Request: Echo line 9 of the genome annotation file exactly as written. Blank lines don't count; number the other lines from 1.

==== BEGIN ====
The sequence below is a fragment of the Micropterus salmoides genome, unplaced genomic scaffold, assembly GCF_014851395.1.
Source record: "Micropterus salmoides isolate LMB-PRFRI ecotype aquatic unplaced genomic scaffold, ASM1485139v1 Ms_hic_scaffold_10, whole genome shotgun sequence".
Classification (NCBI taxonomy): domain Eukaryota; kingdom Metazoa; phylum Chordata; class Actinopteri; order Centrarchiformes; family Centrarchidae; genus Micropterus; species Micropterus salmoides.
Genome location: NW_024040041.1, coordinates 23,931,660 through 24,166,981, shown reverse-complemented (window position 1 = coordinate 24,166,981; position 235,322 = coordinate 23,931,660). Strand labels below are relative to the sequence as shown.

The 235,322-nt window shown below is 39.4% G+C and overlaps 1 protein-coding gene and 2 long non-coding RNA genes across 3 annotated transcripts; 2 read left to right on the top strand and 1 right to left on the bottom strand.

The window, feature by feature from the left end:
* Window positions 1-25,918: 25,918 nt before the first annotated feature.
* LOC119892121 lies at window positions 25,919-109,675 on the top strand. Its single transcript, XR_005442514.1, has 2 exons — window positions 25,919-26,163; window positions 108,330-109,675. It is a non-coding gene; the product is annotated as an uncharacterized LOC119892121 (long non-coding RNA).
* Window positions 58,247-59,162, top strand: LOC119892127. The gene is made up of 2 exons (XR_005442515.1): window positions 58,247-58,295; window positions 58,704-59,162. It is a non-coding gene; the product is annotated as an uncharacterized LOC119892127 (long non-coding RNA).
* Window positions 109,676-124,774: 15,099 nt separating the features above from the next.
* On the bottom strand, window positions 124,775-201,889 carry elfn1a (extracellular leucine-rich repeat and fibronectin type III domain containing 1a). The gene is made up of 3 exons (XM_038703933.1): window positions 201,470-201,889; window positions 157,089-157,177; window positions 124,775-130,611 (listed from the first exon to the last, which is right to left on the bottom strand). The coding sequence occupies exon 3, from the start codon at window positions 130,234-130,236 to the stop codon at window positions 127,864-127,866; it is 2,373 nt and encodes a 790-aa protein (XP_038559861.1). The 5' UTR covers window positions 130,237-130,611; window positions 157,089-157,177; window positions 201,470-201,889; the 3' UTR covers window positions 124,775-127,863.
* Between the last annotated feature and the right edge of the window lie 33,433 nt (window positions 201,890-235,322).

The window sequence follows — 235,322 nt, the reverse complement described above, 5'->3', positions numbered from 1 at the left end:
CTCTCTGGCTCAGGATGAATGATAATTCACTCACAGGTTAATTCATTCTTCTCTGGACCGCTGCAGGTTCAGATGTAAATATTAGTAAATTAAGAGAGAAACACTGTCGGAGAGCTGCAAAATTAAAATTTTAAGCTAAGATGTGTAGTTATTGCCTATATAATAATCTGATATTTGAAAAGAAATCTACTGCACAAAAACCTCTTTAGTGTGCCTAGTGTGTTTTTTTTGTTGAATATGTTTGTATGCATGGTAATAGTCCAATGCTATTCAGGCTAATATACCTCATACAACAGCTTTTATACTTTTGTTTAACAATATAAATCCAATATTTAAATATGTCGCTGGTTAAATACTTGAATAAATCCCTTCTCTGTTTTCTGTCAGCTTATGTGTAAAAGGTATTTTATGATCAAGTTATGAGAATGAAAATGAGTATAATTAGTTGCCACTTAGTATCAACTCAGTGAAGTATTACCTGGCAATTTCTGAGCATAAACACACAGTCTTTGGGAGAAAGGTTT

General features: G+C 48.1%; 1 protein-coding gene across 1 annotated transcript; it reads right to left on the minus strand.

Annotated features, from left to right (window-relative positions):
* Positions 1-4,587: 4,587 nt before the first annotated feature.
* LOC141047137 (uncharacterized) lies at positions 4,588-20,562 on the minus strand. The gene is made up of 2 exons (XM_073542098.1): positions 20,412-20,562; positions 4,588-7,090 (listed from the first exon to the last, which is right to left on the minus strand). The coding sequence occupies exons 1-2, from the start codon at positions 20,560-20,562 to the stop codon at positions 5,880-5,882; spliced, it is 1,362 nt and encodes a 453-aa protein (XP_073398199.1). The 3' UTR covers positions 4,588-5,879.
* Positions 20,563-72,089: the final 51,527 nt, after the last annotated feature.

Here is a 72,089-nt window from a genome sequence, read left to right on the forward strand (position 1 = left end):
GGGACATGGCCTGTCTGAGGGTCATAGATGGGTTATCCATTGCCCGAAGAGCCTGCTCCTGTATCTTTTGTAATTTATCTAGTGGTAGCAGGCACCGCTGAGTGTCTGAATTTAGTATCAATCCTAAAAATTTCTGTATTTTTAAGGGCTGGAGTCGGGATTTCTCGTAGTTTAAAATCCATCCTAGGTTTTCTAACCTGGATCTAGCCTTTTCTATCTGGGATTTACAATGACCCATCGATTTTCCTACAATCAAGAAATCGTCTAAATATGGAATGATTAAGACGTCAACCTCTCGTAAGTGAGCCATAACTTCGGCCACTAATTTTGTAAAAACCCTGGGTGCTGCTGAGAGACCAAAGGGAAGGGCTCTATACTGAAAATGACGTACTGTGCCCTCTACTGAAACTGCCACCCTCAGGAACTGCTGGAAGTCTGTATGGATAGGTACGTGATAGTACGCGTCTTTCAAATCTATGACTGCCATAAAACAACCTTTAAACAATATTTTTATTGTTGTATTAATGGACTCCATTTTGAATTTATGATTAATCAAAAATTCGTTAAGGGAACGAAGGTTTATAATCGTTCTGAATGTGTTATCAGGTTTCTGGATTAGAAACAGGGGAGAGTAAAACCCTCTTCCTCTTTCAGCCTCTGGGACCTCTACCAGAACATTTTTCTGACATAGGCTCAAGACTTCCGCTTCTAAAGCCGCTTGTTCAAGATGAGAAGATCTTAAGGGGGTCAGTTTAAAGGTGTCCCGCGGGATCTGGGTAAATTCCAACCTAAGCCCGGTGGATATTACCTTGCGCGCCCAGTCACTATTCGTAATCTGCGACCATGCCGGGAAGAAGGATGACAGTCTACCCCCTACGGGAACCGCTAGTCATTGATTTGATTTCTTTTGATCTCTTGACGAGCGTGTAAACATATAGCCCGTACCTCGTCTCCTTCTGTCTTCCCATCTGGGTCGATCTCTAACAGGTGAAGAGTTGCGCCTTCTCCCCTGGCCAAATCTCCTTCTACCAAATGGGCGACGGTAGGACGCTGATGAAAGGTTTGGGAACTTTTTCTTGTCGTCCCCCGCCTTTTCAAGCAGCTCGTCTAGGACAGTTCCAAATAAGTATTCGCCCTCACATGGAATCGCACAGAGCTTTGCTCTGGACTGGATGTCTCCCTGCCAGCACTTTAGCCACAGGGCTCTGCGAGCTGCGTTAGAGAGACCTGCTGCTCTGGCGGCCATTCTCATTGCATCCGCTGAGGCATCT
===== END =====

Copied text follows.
* Window positions 58,247-59,162, top strand: LOC119892127. The gene is made up of 2 exons (XR_005442515.1): window positions 58,247-58,295; window positions 58,704-59,162. It is a non-coding gene; the product is annotated as an uncharacterized LOC119892127 (long non-coding RNA).